KEY BISCAYNE (CBS4) – At the Miami Seaquarium, a young manatee is trying to survive. His name is Pigpen and he was rescued just yesterday in Ft. Pierce as he was trying to escape the cold waters.

“They’re having a hard time. This is a little manatee that was trying to come south for the winter and just didn’t make it. He ended up in a little mud puddle in Ft. Pierce,” said Dr. Maya Rodriguez, a veterinarian at the Miami Seaquarium.

Dr. Rodriguez says Pigpen is suffering from cold stress.

“The cold really affects them like it affects them like affects humans. They get frost bite on their extremities. On the little tip of their flippers, on the tip of their nose because they come up to breathe. So they get the frost bite the same. The only difference is, it shocks them,” said Dr. Rodriguez.

It shocks them to the point where these giant sea animals don’t even want to eat their lettuce. At 350 pounds, Pigpen still hasn’t eaten today. That’s where Charlie comes in. Charlie is another manatee undergoing treatment here. Like us humans, manatees are very social.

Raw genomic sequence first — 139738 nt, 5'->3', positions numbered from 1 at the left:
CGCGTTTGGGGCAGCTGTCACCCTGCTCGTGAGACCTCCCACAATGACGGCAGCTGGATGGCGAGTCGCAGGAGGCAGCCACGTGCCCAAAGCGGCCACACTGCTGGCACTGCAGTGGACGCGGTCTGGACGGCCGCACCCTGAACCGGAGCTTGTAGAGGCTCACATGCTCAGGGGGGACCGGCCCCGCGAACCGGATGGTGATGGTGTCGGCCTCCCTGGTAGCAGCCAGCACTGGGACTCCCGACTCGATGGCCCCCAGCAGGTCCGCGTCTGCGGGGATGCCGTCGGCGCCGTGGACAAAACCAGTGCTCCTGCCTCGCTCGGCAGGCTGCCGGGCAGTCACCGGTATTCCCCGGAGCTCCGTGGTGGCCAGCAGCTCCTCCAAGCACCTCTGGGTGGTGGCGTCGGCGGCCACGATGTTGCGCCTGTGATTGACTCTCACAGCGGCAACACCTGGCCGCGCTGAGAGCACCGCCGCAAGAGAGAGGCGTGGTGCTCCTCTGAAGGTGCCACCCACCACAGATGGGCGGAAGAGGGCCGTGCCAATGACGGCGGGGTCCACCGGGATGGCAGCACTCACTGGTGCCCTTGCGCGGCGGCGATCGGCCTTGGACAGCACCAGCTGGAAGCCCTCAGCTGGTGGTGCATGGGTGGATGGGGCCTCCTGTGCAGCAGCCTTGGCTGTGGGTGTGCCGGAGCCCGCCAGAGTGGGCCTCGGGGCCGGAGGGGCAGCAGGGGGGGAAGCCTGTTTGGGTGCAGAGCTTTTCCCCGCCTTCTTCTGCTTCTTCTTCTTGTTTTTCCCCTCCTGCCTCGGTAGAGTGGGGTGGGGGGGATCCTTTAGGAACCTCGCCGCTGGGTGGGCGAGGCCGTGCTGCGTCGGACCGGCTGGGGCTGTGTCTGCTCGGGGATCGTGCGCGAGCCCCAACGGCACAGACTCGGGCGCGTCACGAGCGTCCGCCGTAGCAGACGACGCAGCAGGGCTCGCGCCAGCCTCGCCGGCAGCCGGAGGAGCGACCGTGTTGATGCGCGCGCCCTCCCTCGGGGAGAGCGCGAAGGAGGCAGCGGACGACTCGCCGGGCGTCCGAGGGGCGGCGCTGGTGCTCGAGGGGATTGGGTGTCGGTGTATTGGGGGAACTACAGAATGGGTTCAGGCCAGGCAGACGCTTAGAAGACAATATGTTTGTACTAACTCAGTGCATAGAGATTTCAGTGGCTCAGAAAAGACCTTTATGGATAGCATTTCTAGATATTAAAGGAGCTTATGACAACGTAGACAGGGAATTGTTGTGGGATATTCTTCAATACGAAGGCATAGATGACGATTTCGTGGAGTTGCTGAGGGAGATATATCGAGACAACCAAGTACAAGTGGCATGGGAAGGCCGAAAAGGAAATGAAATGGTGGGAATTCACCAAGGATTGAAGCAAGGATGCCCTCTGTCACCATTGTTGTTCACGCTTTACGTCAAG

“And sometimes we feel like if one is eating the lettuce, it’ll encourage the other to eat the lettuce. They’re very social and they rehabilitate together very well,” said Dr. Rodriguez.

“Typically at the Miami Seaquarium we get eight manatees a year, on average,” said Jodi Linvill, animal care supervisor.

But Linvill says this year is record-breaking. Pigpen is the 24th manatee rescued this year and brought to the Miami Seaquarium. That’s triple the average.

The team of specialists here attributes it to both the cold weather and the boaters going way too fast in manatee zones.

“They’ve got enough to deal with, with just nature itself, so if we could do our part and watch the manatee speed zones, it’ll help them out,” said Linvill.

If you’d like to support the manatee rehabilitation program at the Miami Seaquarium, you can make checks out to: “Wildlife Trust MRP” and send to:

Wildlife Trust

1603 3rd St., South, Suite F

St. Petersburg, FL 33701


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